Instead of deploying equality to address persistent discrimination, Tsai counsels utilizing less controversial constitutional principles such as fairness, reason, anti-cruelty, and free speech.  Although Tsai concedes that his approach often results in slower, more modest progress, he argues that it is much more likely to build consensus across political lines, “bridging disagreements over what equality requires” (105).  In this manner, justice can be furthered, even as disagreements persist, producing more stable and less inflammatory results.  “For the practical egalitarian,” Tsai explains, “the goal is always to try to minimize any inequalities and ameliorate immediate harms while political debate over fundamental questions continues (131).  This jurisprudence promises to foster civic life by avoiding paralyzing backlash and stigma occasioned by too rapid degeneration of cherished traditions and institutions.    

Tsai concedes that achieving this balance is often difficult.  His discussion of NAACP v. Button exemplifies how practical equality works.   How can the Court address the racist motivations alive and well in the South, yet remain a neutral arbiter?  Sidestepping a direct discussion of equality and racial discrimination in favor of freedom of expression allows the Court to transform a potential 5-4 ruling against the NAACP into a 6-3 victory for the group, showing that liberty and equality “aren’t perpetually at odds,” but can work together to progress justice. (188).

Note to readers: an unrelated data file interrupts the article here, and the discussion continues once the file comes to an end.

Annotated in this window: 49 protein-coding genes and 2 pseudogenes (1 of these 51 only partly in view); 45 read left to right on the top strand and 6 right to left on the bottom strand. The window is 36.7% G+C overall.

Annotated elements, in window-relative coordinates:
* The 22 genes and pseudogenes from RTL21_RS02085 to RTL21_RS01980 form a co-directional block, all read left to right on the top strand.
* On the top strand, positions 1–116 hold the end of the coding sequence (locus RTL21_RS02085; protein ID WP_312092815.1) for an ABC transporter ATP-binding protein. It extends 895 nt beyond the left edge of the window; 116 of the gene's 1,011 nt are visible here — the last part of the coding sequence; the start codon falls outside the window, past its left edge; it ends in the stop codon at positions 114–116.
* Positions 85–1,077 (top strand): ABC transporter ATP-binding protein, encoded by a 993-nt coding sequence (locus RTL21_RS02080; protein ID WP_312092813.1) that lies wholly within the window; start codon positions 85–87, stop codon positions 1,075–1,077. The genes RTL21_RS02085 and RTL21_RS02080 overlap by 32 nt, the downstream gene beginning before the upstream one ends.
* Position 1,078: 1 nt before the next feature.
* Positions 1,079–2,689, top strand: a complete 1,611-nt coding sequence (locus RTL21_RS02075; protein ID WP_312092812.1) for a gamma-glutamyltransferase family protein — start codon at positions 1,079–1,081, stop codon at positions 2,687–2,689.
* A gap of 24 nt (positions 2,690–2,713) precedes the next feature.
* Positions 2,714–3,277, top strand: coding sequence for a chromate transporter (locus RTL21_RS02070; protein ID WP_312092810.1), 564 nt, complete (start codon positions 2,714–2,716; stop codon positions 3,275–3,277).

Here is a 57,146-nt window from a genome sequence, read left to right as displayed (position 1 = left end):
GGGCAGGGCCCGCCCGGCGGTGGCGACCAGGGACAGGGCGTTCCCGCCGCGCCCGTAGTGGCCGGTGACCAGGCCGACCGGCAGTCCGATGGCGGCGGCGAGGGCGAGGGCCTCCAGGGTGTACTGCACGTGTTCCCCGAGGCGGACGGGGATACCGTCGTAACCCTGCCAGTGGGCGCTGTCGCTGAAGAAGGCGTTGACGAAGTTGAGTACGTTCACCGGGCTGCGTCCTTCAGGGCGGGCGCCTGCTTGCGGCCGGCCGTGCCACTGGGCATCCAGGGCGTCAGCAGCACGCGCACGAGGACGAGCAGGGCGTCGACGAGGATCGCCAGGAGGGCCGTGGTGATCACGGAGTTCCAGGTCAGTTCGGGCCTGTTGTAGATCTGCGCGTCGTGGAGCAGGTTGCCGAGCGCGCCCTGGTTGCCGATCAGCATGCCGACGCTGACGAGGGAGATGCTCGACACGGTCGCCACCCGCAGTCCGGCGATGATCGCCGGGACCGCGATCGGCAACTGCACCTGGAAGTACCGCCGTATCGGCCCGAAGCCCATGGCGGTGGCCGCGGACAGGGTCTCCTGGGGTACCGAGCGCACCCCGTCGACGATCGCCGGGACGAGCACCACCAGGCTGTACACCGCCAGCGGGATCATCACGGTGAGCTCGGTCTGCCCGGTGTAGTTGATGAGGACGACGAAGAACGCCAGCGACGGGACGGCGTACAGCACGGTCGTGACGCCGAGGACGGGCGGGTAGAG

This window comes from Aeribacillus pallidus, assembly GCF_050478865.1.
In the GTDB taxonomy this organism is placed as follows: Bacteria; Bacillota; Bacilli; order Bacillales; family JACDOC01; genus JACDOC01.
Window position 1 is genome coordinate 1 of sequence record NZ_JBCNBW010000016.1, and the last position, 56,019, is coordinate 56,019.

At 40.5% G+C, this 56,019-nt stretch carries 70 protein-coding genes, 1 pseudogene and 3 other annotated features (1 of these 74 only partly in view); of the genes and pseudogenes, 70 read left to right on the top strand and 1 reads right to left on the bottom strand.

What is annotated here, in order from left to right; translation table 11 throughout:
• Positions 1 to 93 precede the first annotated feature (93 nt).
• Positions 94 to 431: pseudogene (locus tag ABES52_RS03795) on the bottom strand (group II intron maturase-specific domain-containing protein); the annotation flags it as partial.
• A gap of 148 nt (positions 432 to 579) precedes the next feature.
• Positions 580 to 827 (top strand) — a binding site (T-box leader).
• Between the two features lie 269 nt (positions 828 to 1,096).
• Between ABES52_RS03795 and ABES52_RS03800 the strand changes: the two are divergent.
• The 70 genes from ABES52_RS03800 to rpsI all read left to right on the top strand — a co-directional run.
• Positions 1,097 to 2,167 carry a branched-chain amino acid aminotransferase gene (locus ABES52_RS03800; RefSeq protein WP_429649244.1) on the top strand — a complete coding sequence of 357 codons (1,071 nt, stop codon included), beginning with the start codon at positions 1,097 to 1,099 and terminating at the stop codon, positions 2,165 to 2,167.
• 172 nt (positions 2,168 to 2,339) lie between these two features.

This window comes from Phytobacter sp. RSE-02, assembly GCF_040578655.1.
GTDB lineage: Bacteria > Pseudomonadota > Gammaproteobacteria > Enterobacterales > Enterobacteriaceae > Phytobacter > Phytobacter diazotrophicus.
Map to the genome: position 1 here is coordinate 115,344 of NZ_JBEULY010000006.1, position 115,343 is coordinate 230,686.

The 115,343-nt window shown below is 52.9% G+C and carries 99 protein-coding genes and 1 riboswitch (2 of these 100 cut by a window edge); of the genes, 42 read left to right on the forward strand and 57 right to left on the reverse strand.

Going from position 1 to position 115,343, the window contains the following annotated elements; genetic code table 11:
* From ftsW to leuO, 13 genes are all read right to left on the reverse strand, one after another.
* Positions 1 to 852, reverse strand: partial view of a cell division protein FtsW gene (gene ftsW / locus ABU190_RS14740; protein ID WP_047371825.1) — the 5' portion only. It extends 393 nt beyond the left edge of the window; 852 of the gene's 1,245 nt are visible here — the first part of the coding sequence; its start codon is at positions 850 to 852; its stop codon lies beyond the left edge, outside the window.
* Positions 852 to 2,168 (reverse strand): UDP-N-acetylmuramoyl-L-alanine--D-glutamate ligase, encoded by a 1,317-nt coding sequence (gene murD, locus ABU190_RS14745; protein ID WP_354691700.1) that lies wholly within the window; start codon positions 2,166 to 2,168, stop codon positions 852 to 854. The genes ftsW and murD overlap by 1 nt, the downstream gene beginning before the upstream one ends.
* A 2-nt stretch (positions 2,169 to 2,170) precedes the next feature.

This is an excellent book that portrays liberal pragmatism at its best.  It provides a compelling defense of liberal democracy as we know it. The catch is, this is not the best of times for liberal democracy.  Tsai modestly proposes that his approach, “requires only that people agree there is epistemological value in the truth, even if that truth is complicated,” a proposition that is under direct attack in contemporary politics (108).  He notes that the United States has made a collective choice to favor robust debate in the hope that the marketplace of ideas will, in the end, prove to be redemptive.  In his view, the violence that broke out in Charlottesville was occasioned by the failure of city officials to ensure safety in the public square by separating radicals and maintaining peaceful conditions for protest.  He calls for more speech denouncing illiberal ideas and notes that other cities learned from those mistakes, as evidenced by peaceful subsequent demonstrations in Boston and Gainesville.  He both concedes that the idea that the United States is not post-racial, as many claimed after the election of Barack Obama, and entertains the idea that “liberalism itself is in its death throes” (228).